So they did what any organisation would do, they held a conference to understand it better. The NSA organised a ‘Worldwide HPCP Conference’ for the ‘Five Eyes’ nations (US, Australia, Canada, UK and New Zealand).

There were over 500 attendees. According to the NSA it was a ‘resounding success’.

What you might have also noticed from the extract above is their use of the term ‘metadata analysis’. As far back as 2003 the NSA had the capability to intercept and analyse metadata. This is in an era of new cameraphones.

When you think about it, their capabilities were astounding.

According to the NSA’s newsletters, ‘Digital Network Exploitation’ (DNE) was increasingly important as the, ‘centre of our [Signals Intelligence] business’.

However the problem they were facing is obvious. As the internet was expanding, they had to deal with increasing volumes of metadata to analyse.

The newsletter explains further,

Each day, new types of protocols and application formats appear in our targets’ communications. Finally, our targets communications are increasingly buried by millions of non-target communications.’

In other words they were collecting everything to gain a little. Then they were sharing their intelligence amongst the Five Eyes.

The Chilcot report highlights the inadequacies of the UK in all this. But it also makes you wonder just how ineffective or illegal the NSA operations might have been, too.

You have to justify the spending somehow

You also have to wonder how many other wars are because of false intelligence. How many more will there be?

Perhaps the next war will be for no particular reason.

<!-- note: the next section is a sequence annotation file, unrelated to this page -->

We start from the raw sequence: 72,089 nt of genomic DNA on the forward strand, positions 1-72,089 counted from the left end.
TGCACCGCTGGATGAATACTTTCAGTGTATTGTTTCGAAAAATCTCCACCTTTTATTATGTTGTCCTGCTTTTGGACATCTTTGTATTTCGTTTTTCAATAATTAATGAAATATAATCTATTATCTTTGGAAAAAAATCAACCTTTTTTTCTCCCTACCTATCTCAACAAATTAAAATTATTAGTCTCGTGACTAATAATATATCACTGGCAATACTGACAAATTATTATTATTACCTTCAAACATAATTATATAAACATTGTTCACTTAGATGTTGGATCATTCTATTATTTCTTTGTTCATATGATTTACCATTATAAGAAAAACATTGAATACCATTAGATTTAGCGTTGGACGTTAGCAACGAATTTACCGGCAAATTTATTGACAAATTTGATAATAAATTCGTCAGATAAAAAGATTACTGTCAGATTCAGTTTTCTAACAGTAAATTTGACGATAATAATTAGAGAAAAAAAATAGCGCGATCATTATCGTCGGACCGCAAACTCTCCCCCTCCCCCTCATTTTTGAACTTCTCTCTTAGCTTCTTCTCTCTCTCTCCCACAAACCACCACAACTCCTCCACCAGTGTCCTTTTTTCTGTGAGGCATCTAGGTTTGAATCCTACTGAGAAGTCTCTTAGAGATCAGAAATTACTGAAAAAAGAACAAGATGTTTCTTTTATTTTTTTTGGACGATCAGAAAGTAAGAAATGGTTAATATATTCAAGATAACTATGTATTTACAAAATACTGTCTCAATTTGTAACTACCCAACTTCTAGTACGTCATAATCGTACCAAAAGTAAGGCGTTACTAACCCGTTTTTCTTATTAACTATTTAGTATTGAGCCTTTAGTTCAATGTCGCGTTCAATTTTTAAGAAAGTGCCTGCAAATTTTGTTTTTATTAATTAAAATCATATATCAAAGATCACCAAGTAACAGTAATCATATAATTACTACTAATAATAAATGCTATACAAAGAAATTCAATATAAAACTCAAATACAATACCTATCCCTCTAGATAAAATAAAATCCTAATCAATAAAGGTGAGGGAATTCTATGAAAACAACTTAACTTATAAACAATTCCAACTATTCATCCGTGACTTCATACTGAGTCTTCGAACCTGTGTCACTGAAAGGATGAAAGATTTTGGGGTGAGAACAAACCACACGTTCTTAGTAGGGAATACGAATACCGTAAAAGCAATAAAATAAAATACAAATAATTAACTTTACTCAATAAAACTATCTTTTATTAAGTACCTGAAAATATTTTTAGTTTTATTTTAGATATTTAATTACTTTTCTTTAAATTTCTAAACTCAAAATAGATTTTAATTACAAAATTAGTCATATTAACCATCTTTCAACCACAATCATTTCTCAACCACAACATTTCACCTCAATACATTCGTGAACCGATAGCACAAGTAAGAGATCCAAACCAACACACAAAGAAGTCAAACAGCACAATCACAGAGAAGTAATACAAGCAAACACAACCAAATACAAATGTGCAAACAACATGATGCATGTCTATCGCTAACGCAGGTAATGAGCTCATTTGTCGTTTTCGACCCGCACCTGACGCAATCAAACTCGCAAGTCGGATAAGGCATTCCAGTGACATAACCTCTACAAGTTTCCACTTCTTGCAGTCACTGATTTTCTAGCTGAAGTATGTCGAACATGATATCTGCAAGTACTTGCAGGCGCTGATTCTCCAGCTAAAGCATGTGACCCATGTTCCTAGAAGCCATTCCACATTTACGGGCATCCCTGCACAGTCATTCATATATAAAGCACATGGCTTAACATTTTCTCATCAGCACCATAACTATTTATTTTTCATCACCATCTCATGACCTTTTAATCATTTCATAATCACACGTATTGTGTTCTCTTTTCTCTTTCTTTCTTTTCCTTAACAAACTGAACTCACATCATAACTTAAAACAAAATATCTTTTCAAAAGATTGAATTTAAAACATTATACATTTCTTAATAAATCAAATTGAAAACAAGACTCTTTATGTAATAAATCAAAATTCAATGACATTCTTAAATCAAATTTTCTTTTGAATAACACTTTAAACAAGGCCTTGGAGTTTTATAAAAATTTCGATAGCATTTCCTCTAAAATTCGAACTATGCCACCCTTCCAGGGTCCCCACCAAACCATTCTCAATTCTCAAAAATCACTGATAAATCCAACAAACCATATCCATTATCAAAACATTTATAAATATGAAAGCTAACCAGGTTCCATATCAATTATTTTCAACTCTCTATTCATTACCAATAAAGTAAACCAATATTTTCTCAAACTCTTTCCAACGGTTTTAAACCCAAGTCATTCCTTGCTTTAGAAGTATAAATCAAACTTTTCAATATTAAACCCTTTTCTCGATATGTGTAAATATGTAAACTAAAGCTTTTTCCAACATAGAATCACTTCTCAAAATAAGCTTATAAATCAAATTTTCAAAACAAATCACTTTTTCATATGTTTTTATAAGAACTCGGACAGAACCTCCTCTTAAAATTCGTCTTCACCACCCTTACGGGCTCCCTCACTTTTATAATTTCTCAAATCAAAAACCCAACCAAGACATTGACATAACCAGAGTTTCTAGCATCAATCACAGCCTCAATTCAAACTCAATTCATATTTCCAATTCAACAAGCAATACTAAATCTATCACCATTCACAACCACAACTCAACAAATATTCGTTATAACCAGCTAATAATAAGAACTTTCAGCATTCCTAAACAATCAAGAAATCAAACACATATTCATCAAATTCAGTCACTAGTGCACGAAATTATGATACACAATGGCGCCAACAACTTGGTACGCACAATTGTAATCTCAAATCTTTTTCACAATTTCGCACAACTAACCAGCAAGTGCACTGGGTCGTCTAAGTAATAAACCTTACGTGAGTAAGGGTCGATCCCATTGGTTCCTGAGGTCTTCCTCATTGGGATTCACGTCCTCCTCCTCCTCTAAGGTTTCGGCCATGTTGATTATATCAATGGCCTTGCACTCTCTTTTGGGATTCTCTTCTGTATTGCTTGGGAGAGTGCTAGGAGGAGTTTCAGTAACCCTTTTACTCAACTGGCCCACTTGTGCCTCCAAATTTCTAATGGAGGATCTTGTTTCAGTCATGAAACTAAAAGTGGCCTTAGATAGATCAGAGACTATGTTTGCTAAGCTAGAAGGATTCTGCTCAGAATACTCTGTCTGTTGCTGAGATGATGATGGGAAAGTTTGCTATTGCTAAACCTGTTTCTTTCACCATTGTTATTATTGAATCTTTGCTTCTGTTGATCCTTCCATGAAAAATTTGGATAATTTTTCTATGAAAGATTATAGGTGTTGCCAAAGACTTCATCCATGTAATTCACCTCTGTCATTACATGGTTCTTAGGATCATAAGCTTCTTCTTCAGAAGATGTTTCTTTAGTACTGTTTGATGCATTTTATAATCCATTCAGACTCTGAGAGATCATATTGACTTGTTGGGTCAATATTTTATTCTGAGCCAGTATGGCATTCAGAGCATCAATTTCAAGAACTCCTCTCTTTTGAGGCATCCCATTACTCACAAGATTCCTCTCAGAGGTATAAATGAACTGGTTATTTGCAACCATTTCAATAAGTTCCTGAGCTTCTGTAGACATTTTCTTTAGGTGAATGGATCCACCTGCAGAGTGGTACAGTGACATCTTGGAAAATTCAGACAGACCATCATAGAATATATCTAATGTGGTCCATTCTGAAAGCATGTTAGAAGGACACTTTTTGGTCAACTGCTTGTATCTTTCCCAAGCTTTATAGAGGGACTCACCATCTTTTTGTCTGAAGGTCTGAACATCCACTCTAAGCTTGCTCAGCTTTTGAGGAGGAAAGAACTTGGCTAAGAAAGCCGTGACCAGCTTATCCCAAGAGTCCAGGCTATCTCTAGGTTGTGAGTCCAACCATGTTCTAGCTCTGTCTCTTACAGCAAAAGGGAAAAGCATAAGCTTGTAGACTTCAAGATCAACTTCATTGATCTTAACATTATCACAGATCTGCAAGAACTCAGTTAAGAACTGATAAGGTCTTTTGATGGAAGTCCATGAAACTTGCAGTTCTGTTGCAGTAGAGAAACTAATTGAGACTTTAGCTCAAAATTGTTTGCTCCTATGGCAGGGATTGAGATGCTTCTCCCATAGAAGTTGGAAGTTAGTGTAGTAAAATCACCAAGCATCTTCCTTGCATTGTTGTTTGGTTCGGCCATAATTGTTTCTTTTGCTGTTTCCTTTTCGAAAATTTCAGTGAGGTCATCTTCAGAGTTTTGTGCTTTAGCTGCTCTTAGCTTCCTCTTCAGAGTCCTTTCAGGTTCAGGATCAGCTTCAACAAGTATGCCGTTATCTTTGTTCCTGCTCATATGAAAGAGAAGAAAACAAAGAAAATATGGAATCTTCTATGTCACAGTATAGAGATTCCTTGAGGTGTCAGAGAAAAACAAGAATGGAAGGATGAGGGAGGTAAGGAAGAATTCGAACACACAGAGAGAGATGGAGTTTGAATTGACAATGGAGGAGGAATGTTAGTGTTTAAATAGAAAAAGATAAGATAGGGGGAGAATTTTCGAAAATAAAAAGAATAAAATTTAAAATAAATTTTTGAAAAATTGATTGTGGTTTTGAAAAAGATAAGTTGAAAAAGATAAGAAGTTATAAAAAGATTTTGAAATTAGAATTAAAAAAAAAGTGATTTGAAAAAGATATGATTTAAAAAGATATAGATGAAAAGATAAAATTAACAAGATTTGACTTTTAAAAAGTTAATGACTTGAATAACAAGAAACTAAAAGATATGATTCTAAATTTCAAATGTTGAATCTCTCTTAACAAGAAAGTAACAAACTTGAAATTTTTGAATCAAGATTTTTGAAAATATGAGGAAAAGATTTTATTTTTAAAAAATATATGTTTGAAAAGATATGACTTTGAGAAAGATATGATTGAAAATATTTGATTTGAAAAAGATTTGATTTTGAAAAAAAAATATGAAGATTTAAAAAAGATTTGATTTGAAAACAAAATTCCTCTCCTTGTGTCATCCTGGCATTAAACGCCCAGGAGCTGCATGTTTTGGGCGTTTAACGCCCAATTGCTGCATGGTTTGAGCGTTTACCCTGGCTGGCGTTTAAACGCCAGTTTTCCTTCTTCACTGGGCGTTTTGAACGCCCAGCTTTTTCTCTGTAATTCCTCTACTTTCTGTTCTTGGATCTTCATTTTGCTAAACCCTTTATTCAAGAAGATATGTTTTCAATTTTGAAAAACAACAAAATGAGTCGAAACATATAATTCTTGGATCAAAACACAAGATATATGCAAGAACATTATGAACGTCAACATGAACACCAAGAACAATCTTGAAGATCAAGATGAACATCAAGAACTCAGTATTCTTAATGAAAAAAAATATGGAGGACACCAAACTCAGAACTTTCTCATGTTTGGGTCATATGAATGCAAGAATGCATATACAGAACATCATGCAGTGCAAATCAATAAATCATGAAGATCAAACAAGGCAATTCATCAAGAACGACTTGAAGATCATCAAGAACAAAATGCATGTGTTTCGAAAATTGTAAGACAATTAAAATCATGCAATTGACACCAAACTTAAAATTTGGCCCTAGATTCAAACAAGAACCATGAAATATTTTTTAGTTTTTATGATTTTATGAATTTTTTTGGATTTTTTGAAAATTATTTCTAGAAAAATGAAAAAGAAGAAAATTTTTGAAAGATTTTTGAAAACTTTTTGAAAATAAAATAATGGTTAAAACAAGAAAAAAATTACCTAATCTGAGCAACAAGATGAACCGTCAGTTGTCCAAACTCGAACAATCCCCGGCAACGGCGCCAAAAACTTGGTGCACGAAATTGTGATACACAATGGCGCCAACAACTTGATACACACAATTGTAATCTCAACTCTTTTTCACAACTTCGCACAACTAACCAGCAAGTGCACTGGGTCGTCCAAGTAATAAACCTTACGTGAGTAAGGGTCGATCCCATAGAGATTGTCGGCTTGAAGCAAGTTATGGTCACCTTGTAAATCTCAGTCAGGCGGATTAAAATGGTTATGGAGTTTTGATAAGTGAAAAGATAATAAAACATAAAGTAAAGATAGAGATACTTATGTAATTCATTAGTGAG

Maybe it will be to justify US$596 billion in US military spending?

Maybe to support the £40 billion renewal of the UK’s Trident nuclear defence program?

Or maybe to rationalise Australia’s largest ever defence contract to build our own all-new submarine fleet?

In yesterday’s Money Morning, Jason Stevenson asked, ‘Will Clinton or Trump Send the World to War?’ I say it doesn’t matter. They both will go to war. They have to. After all, they have to justify US military spending.

We’ll see war in the South China sea. War in Ukraine. War in Syria. War in Turkey. Maybe even war somewhere on mainland Europe. Such are global tensions right now, war is inevitable.

When war breaks out the war machine kicks into top gear. Markets struggle, yet companies linked to modern warfare thrive. Just look at companies like Raytheon [NYSE:RTN] or Lockheed Martin [NYSE:LMT].

These companies exist because of war. And it’s war that creates fear, uncertainty and, whether you like it or not, opportunity.

I don’t support war. But my job is to identify areas of market opportunity. And if war comes, the opportunities will (rightly or wrongly) be there for the taking. Even if it’s a war perpetuated on false information.

Regards,
Sam

From the Port Phillip Publishing Library

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Sam Volkering is an Editor for Money Morning and is small-cap, cryptocurrency and technology expert.